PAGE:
Building Energy Standards Update

Residential and Commercial Building Energy Standards Being Updated in 2018

An update to the Residential and Commercial Building Energy Standards is currently under way. Look for new information on this page over the next several months about the code update process, notice of stakeholder meetings, invitations to provide feedback and input, and draft versions of the proposed updates to the Standards.

Updates

10/05/18

10/03/18

Draft Commercial Building Energy Standard Stretch Guidelines are available for review and comment.

REVISED as of 10/02/18

Below are links to the first draft of the proposed updates to the Residential and Commercial Building Energy Standards. Additionally a webinar and two public meetings have been scheudled, details are listed in the Scheduled Meetings section.

The Department wants to hear from the public. Comments on these draft documents can be submitted via email as directed below:

Please note that email comments regarding these drafts are due by October 18, 2018.

Proposed Residential Building Energy Standard (RBES)
Proposed Commercial Building Energy Standard (CBES)

Scheduled Meetings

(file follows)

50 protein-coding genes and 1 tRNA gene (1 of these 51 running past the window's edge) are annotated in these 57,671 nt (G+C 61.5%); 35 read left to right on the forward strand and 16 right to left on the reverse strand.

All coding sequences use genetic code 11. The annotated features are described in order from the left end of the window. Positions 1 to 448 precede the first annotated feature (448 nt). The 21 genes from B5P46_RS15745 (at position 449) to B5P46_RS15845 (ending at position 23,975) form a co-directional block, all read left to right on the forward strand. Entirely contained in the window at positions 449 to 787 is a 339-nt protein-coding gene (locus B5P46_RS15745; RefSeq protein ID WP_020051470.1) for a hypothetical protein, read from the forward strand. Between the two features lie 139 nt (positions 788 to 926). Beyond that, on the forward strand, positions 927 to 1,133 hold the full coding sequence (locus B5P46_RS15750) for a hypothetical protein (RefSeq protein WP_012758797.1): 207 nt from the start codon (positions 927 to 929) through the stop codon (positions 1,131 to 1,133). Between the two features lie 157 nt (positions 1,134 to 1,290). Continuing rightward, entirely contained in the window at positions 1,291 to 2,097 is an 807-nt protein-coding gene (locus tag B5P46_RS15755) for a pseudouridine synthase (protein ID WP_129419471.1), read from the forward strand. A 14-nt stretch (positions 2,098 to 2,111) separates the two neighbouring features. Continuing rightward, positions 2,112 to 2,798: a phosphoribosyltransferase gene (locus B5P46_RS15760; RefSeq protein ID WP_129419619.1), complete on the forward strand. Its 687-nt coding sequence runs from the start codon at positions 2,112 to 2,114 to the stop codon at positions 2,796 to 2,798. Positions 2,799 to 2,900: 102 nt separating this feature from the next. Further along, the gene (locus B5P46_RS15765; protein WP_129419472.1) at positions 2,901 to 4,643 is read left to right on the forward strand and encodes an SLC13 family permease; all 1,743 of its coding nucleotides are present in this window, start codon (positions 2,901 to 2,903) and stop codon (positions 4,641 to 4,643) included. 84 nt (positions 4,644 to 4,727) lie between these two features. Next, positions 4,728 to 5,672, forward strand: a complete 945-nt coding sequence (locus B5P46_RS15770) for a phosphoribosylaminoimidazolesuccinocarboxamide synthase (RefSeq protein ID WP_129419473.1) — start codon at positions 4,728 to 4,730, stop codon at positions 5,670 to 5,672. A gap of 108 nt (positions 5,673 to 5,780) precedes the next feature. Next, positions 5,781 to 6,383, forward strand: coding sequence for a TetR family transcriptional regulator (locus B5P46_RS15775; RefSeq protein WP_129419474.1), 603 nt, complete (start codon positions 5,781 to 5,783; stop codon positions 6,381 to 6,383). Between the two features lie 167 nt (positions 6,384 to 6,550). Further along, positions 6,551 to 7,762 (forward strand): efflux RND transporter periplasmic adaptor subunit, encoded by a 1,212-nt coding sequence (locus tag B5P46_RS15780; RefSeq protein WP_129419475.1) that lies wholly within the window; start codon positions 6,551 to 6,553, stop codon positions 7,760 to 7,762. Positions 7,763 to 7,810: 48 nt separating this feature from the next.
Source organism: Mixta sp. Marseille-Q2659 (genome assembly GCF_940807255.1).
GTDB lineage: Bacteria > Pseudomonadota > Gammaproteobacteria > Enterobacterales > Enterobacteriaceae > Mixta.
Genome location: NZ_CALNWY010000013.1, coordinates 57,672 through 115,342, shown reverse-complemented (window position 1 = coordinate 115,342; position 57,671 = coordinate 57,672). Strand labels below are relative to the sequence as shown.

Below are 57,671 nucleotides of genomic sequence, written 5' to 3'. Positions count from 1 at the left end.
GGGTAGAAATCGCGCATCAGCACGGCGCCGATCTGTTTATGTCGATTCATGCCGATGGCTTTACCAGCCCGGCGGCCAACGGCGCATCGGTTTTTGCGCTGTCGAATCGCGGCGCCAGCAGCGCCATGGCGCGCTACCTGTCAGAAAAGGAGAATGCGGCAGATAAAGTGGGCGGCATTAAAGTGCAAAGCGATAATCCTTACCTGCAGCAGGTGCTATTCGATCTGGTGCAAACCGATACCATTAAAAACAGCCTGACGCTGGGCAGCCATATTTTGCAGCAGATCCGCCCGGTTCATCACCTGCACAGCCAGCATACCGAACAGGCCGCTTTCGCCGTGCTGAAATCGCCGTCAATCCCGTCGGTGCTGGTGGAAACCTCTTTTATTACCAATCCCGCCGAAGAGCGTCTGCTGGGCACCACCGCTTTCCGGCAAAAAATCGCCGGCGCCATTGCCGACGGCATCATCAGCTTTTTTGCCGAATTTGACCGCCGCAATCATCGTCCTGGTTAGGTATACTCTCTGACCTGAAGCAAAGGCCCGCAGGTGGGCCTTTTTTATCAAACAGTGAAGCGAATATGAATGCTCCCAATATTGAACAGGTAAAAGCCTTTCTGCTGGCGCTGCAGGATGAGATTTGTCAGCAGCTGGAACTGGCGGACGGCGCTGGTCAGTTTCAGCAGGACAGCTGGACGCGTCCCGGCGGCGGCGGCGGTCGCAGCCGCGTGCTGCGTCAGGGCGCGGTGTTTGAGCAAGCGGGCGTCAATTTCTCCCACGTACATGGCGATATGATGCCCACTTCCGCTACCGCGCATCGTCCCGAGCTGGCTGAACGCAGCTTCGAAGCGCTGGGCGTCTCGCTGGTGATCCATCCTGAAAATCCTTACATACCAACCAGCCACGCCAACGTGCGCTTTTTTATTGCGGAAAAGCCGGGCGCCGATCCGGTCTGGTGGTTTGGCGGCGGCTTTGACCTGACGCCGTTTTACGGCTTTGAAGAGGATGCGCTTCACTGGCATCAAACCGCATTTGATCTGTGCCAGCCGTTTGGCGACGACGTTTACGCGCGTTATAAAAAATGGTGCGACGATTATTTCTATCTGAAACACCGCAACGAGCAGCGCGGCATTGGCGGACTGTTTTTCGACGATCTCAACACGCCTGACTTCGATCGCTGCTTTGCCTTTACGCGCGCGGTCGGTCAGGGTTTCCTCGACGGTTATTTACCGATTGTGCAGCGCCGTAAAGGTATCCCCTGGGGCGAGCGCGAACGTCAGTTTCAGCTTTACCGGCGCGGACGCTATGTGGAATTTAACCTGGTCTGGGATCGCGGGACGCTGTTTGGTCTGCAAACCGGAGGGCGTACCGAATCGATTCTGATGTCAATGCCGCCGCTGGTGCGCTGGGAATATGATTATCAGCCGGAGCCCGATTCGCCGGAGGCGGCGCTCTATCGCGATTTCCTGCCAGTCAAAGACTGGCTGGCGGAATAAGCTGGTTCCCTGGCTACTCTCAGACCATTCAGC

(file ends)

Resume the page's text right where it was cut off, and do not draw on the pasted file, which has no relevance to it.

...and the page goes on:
Another way to provide input on the draft Building Energy Standards is by direct participation in a webinar or attendance at one or both of the scheduled public hearings. Details follow:

Previous Meeting Resources

Project Timeline

  • Public input period July through October 2018
  • Draft Residential Building Energy Standards and Commercial Building Energy Standards to be available online or by request September 2018
  • Adoption of new Standards and stretch code March 2019 (estimated)
  • New Standards and stretch code effective January 2020 (estimated)

Drafts for Public Input

Background

The most current versions of the Residential (RBES) and Commercial (CBES) Building Energy Standards became effective March 1, 2015. The current Standards were based on the International Energy Conservation Code (IECC), 2015. The IECC released updated standards earlier in 2018. Vermont statutes require that revisions be made promptly after the issuance of updated standards for residential construction under the IECC. In 2013, the Vermont legislature in Act 89 required the adoption of a stretch code for residential buildings to achieve greater energy savings than the baseline RBES. The Department, in partnership with the Natural Resources Board (NRB), also developed stretch guidelines for commercial buildings. Residential or commercial buildings that comply with the stretch code or guidelines, respectively, are presumed to comply with the energy conservation criterion 9(F) of Act 250. Municipalities have the option to adopt and include the stretch language for either residential or commercial buildings, or both, in the municipality’s land use bylaws.

Useful Links